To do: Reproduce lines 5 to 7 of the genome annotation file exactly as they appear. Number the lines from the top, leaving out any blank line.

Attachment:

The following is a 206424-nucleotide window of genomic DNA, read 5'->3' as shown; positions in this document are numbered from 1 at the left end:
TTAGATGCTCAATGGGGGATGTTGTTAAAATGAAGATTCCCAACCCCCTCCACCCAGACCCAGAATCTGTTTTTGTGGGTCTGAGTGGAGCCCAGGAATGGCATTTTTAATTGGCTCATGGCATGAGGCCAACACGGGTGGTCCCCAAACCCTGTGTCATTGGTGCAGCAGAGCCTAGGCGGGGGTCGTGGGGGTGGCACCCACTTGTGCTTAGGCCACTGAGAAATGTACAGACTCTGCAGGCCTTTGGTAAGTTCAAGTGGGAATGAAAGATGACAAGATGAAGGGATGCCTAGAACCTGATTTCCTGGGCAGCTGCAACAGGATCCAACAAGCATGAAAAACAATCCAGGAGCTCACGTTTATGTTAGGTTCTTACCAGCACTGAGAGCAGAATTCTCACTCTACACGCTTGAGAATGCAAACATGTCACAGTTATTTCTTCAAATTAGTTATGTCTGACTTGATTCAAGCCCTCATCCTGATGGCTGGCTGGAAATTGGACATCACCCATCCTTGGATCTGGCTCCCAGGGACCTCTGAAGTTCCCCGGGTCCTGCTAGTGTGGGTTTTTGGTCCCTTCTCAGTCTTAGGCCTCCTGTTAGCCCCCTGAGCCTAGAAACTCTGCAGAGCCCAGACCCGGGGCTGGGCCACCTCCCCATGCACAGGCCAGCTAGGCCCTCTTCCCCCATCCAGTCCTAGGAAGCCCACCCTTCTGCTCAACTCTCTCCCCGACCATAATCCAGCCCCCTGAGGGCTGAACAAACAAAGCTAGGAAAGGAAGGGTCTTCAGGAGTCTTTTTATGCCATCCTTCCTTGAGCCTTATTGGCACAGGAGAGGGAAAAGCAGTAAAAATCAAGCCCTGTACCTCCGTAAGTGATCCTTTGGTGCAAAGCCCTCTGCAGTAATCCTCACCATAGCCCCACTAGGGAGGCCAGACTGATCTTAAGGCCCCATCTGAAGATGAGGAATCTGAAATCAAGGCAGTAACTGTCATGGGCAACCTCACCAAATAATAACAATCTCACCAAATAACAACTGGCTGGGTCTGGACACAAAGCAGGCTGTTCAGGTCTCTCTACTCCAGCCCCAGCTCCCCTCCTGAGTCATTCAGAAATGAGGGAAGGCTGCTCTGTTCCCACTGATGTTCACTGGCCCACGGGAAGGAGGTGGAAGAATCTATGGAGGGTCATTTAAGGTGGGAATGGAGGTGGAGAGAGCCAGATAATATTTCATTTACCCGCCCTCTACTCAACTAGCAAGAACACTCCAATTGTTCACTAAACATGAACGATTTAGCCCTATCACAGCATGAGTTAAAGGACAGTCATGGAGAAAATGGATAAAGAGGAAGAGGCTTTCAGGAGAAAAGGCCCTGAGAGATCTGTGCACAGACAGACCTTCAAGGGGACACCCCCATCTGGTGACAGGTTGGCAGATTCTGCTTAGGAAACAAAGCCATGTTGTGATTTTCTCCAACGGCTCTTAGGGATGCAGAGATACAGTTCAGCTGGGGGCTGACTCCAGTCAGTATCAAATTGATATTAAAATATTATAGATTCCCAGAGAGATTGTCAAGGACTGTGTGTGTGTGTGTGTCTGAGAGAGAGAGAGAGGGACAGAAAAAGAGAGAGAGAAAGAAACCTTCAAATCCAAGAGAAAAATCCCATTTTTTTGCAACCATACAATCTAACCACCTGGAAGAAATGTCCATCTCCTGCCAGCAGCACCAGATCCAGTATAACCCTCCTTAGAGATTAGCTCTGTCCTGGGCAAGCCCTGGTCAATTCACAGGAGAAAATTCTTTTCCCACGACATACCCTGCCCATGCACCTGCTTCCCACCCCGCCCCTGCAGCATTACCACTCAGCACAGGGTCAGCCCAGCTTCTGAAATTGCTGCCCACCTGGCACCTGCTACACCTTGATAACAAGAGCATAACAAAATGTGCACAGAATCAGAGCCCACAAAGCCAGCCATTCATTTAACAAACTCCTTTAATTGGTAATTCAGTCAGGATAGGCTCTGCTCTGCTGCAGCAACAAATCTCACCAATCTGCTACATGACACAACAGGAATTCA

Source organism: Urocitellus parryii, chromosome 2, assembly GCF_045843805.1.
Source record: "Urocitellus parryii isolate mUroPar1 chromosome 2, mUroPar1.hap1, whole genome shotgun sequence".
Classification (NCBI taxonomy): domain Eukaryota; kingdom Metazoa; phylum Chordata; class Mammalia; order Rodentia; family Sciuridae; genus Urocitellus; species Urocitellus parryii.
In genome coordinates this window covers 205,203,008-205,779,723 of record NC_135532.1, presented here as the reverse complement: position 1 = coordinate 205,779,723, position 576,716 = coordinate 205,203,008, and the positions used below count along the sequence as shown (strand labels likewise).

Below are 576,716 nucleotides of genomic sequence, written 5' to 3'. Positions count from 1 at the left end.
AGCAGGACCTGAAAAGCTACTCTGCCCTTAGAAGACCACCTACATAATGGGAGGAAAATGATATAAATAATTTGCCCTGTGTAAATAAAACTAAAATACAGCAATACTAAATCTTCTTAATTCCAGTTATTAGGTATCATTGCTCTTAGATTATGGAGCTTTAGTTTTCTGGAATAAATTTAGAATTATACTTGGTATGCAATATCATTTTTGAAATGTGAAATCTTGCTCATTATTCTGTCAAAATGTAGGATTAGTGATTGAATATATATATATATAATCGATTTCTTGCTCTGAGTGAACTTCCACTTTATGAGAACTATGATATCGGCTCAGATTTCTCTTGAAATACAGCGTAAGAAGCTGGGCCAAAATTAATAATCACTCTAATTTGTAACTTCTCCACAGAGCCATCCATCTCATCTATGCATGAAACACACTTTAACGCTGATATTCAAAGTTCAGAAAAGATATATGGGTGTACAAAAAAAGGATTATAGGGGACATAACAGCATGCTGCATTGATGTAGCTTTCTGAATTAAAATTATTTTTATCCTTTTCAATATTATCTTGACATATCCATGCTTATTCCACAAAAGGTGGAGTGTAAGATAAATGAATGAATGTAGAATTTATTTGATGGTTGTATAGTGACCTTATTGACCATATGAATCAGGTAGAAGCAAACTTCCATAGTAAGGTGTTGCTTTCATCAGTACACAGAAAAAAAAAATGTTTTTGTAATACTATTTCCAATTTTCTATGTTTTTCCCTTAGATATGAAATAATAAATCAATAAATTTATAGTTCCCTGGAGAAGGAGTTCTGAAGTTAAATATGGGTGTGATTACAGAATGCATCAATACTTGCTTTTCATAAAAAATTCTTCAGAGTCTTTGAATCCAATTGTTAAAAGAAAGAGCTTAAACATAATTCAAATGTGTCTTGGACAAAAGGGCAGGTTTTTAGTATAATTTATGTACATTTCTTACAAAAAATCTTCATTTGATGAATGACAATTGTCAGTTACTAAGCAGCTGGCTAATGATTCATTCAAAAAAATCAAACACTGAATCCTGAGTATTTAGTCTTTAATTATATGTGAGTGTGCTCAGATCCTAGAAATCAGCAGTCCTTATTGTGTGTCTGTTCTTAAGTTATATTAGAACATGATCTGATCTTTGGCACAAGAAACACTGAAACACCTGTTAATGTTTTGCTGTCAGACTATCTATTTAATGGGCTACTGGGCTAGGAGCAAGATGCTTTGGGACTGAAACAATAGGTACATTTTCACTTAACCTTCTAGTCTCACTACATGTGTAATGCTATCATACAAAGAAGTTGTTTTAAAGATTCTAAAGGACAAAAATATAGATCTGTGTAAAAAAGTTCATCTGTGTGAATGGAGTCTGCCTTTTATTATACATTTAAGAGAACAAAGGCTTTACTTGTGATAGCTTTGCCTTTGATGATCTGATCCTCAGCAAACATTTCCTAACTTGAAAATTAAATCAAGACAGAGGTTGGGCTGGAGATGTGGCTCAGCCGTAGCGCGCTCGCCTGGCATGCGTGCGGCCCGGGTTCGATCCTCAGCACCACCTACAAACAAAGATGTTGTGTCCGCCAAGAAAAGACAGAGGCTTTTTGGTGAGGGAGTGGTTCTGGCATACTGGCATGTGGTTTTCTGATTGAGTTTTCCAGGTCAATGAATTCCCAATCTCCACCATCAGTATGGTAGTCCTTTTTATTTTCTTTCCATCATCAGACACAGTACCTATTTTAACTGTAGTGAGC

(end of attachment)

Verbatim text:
Classification (NCBI taxonomy): domain Eukaryota; kingdom Metazoa; phylum Chordata; class Mammalia; order Rodentia; family Sciuridae; genus Urocitellus; species Urocitellus parryii.
In genome coordinates this window covers 205,203,008-205,779,723 of record NC_135532.1, presented here as the reverse complement: position 1 = coordinate 205,779,723, position 576,716 = coordinate 205,203,008, and the positions used below count along the sequence as shown (strand labels likewise).

Below are 576,716 nucleotides of genomic sequence, written 5' to 3'. Positions count from 1 at the left end.